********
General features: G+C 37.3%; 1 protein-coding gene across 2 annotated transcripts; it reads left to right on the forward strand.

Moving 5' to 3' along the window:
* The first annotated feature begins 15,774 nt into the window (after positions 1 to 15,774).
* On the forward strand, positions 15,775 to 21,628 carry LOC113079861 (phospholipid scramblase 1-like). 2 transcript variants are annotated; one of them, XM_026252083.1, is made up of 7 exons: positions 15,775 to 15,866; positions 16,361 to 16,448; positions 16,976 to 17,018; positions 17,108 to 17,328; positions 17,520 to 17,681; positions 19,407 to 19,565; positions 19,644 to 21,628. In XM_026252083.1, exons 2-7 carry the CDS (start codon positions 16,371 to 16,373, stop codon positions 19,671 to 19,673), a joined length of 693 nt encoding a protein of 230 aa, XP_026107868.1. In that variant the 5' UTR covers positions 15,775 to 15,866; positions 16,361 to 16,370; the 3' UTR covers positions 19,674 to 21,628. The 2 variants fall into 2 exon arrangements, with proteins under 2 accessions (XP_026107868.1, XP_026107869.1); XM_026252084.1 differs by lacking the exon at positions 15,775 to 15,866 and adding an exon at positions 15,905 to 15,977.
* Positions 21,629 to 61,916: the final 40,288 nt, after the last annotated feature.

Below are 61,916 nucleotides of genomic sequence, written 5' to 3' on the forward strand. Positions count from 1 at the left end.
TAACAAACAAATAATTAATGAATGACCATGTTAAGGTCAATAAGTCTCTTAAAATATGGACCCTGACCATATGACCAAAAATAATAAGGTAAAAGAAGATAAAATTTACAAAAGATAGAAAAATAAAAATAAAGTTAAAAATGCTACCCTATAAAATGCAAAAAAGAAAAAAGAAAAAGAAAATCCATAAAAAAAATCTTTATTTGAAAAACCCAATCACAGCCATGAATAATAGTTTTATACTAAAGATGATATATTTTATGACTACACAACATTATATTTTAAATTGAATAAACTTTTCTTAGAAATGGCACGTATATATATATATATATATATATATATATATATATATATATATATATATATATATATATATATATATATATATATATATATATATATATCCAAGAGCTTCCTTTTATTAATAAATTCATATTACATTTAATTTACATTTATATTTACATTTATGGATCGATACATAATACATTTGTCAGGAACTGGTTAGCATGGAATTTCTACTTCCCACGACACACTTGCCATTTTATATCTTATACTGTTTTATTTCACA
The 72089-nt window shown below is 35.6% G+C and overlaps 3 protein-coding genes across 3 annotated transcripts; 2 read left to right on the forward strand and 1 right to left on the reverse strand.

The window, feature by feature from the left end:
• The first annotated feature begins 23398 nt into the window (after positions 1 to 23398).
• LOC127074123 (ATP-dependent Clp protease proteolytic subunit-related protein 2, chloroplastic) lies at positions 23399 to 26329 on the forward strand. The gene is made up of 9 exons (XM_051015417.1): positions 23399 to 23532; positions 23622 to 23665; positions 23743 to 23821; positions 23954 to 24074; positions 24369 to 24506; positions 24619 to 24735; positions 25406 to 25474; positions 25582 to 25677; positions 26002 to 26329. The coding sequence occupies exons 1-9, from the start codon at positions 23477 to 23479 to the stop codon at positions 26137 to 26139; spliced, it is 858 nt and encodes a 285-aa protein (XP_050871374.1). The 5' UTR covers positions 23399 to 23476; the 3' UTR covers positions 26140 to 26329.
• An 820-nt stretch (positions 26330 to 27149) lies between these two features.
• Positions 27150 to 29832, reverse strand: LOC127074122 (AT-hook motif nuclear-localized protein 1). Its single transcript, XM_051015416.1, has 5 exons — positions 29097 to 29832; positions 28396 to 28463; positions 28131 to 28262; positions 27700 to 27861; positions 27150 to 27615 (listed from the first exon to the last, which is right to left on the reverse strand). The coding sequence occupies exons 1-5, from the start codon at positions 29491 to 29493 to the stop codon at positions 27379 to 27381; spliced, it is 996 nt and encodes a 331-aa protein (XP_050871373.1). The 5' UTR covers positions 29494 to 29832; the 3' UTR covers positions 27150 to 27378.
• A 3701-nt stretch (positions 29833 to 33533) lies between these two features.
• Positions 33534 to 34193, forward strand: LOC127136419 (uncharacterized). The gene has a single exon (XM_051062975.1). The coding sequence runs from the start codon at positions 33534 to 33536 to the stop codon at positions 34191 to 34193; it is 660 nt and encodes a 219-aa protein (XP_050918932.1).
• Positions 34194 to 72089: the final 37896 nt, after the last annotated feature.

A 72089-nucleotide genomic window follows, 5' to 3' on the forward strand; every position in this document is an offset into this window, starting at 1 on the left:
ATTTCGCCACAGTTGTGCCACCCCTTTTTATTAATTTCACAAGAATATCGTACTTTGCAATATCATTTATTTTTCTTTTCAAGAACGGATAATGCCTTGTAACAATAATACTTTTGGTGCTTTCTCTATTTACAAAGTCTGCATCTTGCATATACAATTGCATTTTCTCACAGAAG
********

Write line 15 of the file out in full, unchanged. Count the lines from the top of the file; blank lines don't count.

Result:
• Positions 33534 to 34193, forward strand: LOC127136419 (uncharacterized). The gene has a single exon (XM_051062975.1). The coding sequence runs from the start codon at positions 33534 to 33536 to the stop codon at positions 34191 to 34193; it is 660 nt and encodes a 219-aa protein (XP_050918932.1).